In December 2015, The Tor Project announced that the OTF will be sponsoring a bug bounty program that will be coordinated by HackerOne.[15][16] The program will initially be invite-only and will focus on finding vulnerabilities that are specific to The Tor Project's applications.[15]

See also

  • Freedom of the Press Foundation – an NGO that has also supported some of the same projects that the OTF has supported
  • Mass surveillance – the intricate surveillance of an entire or a substantial fraction of a population in order to monitor that group of citizens
  • NetFreedom Task Force – an initiative within the U.S. Department of State that was established in February 2006


  1. 1.0 1.1 1.2 1.3 1.4 1.5 "About the program". Open Technology Fund. Retrieved 13 February 2016. 
  2. "Team". Open Technology Fund. Retrieved 13 February 2016. 
  3. 3.0 3.1 Lake, Eli (18 September 2015). "Government Is Fighting Itself on Encryption". Bloomberg View (Column). Bloomberg L.P. Retrieved 15 February 2016.  Note: The author uses "Open Whisper" when referring to Open Whisper Systems.
  4. Rushe, Dominic (18 September 2014). "Google and Dropbox launch Simply Secure to improve online security". The Guardian. Guardian Media Group. Retrieved 14 February 2016. 
  5. "Results". Open Technology Fund. Retrieved 14 February 2016. 
  6. "Projects". Open Technology Fund. Retrieved 13 February 2016. 
  7. 7.0 7.1 7.2 Hurley, Chad (10 December 2014). "Code Audits are Good. Making Code Audits Public is Better". Open Technology Fund. Retrieved 14 February 2016. 
  8. Diquet, Alban; Thiel, David; Stender, Scott (7 February 2014). "Open Technology Fund CryptoCat iOS Application Penetration Test" (PDF). iSEC Partners. Retrieved 13 February 2016.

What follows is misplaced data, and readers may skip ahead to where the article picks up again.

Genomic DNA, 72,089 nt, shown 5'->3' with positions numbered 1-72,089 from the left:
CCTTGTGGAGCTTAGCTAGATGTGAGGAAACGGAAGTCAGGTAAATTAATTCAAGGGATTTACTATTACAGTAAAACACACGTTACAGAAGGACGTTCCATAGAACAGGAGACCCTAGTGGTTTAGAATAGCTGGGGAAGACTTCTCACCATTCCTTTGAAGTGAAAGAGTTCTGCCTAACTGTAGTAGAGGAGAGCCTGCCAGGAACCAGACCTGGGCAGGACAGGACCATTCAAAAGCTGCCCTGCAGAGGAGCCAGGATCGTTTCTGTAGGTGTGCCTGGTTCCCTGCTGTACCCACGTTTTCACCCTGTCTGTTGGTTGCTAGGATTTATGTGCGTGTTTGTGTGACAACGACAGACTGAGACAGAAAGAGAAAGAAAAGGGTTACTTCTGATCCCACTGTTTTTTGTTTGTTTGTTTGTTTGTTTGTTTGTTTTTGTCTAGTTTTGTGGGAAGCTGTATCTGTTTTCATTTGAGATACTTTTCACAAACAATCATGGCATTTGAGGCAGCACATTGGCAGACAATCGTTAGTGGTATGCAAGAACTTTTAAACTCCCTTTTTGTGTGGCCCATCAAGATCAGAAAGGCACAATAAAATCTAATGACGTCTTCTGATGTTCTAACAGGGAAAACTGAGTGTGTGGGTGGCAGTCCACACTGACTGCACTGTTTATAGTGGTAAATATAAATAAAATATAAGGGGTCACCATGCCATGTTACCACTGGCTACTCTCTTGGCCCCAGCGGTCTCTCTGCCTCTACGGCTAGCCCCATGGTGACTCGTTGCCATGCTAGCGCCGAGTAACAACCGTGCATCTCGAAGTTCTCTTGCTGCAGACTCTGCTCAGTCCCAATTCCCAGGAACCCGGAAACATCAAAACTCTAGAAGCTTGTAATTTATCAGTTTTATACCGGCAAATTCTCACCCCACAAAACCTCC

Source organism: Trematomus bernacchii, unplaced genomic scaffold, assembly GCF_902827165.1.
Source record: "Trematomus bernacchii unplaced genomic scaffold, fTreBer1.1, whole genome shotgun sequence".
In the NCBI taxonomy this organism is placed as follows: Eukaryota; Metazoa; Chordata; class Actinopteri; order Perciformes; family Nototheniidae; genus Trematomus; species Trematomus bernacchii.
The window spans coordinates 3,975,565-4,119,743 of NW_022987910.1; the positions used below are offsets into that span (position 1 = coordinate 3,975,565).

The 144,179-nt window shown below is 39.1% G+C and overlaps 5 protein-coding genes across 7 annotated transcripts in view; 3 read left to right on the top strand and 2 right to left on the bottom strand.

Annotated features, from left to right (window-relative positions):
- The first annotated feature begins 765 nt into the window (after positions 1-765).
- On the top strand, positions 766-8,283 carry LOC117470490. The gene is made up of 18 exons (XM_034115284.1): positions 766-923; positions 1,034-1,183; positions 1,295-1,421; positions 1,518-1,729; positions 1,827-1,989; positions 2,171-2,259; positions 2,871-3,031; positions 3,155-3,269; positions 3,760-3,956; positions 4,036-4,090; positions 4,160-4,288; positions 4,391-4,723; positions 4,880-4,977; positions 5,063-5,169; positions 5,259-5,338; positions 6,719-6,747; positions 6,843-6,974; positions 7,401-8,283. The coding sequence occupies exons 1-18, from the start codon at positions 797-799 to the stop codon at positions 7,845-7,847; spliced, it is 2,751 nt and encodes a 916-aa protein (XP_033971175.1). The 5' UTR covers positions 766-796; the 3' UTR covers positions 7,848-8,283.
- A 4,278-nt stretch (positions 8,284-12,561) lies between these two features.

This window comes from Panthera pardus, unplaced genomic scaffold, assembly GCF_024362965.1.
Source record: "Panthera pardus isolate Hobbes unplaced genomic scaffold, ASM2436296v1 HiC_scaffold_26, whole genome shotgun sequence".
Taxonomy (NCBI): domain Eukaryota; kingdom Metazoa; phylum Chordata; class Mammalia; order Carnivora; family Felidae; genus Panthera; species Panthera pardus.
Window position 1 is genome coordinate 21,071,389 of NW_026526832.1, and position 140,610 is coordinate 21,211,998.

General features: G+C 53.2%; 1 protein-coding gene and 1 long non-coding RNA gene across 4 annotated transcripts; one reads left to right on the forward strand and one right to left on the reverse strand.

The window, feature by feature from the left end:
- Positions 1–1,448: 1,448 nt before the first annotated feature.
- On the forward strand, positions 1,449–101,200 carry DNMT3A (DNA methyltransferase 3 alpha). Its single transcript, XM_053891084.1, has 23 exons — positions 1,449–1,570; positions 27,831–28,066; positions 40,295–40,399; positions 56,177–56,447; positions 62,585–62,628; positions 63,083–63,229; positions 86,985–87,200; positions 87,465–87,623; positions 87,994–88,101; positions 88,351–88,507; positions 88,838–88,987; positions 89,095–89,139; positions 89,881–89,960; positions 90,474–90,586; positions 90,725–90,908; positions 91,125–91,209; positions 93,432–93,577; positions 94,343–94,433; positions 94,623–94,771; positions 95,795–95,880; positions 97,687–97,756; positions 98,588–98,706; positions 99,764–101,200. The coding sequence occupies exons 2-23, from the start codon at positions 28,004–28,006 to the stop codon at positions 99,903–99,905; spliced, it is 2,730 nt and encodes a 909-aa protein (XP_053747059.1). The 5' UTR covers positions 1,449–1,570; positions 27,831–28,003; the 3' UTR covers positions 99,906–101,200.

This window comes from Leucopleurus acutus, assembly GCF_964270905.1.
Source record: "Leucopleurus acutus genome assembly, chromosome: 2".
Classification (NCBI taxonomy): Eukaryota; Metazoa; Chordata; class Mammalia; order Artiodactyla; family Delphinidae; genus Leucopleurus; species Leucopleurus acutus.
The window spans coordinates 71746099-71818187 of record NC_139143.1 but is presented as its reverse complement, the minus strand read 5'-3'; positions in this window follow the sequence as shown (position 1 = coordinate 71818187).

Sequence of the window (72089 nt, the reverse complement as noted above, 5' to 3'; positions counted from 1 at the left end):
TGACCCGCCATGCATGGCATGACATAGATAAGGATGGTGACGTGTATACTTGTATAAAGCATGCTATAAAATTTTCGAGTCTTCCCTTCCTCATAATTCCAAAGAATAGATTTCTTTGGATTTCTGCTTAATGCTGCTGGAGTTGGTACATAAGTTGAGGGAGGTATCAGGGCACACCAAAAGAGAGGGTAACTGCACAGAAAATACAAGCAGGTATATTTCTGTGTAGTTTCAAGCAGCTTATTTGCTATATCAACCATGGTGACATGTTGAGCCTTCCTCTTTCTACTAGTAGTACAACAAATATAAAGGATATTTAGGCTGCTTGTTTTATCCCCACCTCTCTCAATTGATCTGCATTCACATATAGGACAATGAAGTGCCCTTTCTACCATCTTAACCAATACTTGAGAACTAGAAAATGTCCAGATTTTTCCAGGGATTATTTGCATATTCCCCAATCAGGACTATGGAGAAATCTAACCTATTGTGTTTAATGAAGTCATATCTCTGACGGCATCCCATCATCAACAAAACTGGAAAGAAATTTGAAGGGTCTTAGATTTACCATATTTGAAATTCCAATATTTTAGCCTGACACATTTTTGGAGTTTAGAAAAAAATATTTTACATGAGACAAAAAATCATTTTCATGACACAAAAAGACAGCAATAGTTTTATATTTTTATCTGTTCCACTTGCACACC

9. 9.0 9.1 9.2 Ritter, Tom (14 October 2013). "Working with the Open Technology Fund". iSEC Partners. Retrieved 13 February 2016. 
  10. Steipp, Chris (20 April 2015). "Improving the security of our users on Wikimedia sites". Wikimedia Blog. Wikimedia Foundation. Retrieved 13 February 2016. 
  11. Heiderich, Mario; Kotowicz, Krzysztof; Magazinius, Jonas; Antesberger, Franz (February 2014). "Pentest-Report OpenPGP.js 02.2014" (PDF). Cure53. Retrieved 14 February 2016. 
  12. McDevitt, Dan (2 October 2015). "Nitrokey Storage Firmware and Hardware Security Audits". Open Technology Fund. Retrieved 15 February 2016. 
  13. Cox, Joseph (17 February 2016). "'Ricochet', the Messenger That Beats Metadata, Passes Security Audit". Motherboard. Vice Media LLC. Retrieved 17 February 2016. 
  14. White, Kenneth; Green, Matthew (21 January 2014). "IsTrueCryptAuditedYet?". Open Crypto Audit Project. Retrieved 14 February 2016. 
  15. 15.0 15.1 Cox, Joseph (29 December 2015). "The Tor Project Is Starting a Bug Bounty Program". Motherboard. Vice Media LLC. Retrieved 14 February 2016. 
  16. Conditt, Jessica (31 December 2015). "Tor plans to launch a bug bounty program". Engadget. AOL Inc. Retrieved 14 February 2016. 

Further reading

External links